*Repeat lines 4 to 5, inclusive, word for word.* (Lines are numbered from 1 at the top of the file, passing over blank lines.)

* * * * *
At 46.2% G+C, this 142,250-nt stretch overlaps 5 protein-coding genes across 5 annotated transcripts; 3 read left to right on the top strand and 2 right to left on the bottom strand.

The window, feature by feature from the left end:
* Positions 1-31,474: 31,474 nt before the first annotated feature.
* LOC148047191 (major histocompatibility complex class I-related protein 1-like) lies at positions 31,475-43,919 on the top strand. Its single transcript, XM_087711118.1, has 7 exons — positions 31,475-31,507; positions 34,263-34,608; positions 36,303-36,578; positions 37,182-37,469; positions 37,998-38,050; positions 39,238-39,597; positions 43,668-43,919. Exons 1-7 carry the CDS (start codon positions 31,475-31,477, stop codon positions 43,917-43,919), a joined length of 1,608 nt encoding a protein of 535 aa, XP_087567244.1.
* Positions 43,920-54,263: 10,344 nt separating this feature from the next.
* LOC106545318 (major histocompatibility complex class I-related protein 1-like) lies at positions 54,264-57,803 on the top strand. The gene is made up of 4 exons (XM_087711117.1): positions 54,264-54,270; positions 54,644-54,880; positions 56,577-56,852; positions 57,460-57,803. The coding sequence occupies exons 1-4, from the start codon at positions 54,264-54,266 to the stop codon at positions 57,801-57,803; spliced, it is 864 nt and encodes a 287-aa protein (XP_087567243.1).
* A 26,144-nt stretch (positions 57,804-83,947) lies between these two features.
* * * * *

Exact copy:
* LOC148047191 (major histocompatibility complex class I-related protein 1-like) lies at positions 31,475-43,919 on the top strand. Its single transcript, XM_087711118.1, has 7 exons — positions 31,475-31,507; positions 34,263-34,608; positions 36,303-36,578; positions 37,182-37,469; positions 37,998-38,050; positions 39,238-39,597; positions 43,668-43,919. Exons 1-7 carry the CDS (start codon positions 31,475-31,477, stop codon positions 43,917-43,919), a joined length of 1,608 nt encoding a protein of 535 aa, XP_087567244.1.
* Positions 43,920-54,263: 10,344 nt separating this feature from the next.